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It’s nothing major but it’s just something I can’t play with right now. 

Professional golfer Michelle Wie speaking about her lumbar disk injury, which caused her to drop out of an LPGA tournament in November, 2010. Quoted by Beth Ann Baldry from Golfweek

Low back pain is an extremely common symptom in both the general population and also among sportspeople. In this chapter we outline some salient epidemiological data and detail a clinical perspective of managing low back pain before discussing the evaluation and treatment of back pain.




Back pain affects up to 85% of the population at some time in their lives. The vast majority (90%) improve over a three-month period, but nearly 50% will have at least one recurrent episode. The estimated annual cost of low back pain in the US is over US$40 billion. Low back pain is the most common disability in those under the age of 45, and the most expensive health care problem in those between the ages of 20 and 50. Back problems account for a significant percentage (25% in the US) of workers compensation claims, although the incidence of work-related low back pain varies considerably among countries (e.g. it is much lower in Scandinavia than in the US).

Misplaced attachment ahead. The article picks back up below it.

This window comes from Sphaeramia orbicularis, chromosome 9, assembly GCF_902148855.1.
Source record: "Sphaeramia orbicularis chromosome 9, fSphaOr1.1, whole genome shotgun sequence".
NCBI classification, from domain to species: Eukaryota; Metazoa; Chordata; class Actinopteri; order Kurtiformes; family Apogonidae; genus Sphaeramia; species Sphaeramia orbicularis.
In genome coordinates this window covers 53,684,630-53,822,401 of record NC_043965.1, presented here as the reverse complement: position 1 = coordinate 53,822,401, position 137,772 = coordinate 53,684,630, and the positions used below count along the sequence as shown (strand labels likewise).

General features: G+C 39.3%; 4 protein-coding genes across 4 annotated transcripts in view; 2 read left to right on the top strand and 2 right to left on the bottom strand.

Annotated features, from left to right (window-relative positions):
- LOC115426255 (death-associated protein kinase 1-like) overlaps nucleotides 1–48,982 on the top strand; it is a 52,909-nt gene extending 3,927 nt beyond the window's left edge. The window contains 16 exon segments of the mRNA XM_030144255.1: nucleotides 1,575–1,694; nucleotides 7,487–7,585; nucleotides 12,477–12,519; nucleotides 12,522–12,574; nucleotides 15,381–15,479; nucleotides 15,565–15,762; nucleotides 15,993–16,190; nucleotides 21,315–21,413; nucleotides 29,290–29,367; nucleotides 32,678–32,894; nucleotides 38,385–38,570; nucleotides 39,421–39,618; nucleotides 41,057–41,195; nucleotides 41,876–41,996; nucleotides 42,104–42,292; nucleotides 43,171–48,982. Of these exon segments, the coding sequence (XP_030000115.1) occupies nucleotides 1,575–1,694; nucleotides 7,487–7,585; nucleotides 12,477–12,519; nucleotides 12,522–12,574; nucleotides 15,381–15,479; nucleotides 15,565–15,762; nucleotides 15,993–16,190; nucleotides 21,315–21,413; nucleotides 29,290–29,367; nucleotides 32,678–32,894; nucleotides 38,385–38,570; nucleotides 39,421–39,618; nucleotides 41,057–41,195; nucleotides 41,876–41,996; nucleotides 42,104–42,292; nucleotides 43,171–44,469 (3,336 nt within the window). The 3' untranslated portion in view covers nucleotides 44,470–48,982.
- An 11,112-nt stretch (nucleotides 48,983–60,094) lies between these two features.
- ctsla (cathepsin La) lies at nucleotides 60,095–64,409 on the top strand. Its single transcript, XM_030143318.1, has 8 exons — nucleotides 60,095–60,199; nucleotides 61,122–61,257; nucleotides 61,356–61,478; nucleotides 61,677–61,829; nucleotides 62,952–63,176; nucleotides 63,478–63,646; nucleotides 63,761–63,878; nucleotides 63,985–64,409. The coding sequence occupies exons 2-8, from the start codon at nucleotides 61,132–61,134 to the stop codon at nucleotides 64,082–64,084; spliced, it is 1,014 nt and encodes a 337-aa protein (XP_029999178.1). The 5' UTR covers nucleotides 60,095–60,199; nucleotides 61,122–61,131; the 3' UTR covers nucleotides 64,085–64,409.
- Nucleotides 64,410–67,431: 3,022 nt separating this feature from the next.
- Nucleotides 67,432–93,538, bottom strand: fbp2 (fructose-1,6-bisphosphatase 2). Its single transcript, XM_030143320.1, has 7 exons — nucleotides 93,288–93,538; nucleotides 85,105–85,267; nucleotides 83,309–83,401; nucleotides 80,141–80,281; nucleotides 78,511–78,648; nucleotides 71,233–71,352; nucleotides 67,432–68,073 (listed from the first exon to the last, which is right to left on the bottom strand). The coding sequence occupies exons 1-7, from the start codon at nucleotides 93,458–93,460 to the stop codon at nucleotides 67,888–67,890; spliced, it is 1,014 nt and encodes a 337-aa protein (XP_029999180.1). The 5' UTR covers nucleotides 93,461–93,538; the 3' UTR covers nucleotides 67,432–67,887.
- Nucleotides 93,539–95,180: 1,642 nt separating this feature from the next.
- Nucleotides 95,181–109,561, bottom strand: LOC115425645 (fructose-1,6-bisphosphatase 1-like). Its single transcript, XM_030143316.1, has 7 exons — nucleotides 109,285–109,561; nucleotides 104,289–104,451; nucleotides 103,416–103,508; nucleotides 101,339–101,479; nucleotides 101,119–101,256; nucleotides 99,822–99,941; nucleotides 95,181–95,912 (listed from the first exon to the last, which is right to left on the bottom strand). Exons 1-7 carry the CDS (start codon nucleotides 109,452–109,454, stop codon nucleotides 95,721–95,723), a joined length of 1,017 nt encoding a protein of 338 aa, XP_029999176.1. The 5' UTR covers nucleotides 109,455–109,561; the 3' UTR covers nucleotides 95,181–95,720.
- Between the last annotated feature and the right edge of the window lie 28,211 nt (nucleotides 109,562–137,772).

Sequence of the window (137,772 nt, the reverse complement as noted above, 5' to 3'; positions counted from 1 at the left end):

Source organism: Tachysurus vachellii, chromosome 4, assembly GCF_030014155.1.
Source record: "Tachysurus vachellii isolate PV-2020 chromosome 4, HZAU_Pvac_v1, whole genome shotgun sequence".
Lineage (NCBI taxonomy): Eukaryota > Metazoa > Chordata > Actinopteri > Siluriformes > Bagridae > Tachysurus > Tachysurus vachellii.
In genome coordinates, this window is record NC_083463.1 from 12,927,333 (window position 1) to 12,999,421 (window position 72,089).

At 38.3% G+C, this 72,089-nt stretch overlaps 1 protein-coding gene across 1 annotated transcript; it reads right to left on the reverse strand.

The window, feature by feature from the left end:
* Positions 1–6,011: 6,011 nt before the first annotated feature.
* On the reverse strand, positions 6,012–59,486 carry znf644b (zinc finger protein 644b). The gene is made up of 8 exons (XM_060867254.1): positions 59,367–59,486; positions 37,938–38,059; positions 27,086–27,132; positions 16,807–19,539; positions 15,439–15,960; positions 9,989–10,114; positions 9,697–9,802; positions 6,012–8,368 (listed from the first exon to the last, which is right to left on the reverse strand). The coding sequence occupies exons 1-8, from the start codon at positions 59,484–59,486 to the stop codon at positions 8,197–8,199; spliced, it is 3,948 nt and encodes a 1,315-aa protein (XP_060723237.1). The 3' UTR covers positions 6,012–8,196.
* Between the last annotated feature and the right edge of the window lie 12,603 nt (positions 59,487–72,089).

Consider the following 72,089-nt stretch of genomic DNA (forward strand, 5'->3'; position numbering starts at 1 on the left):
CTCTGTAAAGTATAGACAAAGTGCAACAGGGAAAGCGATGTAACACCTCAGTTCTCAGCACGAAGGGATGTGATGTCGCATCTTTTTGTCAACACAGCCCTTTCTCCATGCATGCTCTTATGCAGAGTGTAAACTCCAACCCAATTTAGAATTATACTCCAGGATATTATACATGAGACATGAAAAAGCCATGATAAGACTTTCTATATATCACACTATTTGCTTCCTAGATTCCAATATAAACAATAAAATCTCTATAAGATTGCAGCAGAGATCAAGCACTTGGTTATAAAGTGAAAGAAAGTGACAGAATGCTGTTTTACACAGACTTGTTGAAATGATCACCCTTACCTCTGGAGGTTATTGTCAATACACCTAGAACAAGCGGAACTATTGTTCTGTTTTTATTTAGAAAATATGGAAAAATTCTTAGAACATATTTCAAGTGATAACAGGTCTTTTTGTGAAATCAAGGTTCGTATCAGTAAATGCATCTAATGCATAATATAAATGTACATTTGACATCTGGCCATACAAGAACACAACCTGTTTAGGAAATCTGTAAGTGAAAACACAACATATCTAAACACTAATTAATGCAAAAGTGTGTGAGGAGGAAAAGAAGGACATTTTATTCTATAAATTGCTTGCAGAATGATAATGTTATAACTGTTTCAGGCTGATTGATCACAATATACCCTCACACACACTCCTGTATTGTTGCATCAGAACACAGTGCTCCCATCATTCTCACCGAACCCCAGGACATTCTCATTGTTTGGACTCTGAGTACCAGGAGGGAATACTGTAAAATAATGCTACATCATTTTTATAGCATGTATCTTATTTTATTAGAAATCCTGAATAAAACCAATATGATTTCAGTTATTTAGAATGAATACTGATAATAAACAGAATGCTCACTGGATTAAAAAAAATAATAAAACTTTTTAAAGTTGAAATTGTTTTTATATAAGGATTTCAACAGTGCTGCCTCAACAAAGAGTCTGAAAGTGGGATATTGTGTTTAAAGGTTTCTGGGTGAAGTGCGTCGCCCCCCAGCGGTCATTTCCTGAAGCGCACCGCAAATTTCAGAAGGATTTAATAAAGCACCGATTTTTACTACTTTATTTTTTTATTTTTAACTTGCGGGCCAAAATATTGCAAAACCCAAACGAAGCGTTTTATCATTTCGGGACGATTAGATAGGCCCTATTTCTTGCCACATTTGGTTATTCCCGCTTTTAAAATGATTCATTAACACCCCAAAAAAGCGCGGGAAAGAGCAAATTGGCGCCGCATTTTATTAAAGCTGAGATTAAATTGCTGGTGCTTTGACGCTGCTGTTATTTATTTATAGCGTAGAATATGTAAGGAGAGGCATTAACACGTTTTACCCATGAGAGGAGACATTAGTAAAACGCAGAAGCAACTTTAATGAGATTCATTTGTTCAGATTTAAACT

Considerable research has been undertaken investigating the risk factors for low back pain; these are summarized in Table 26.1.

Table Graphic Jump Location
Table 26.1

Risk factors associated with low back pain (LBP)


Clinical perspective


As with neck pain, it is often not possible to make a precise anatomical and pathological diagnosis. However, this does not prevent management and treatment. In the majority of cases of low back pain, the principles of management depend on careful assessment to detect any abnormality, and then appropriate treatment to correct that abnormality. The anatomy of the low back is shown in Figure 26.1. The lumbar spine pain generators ...

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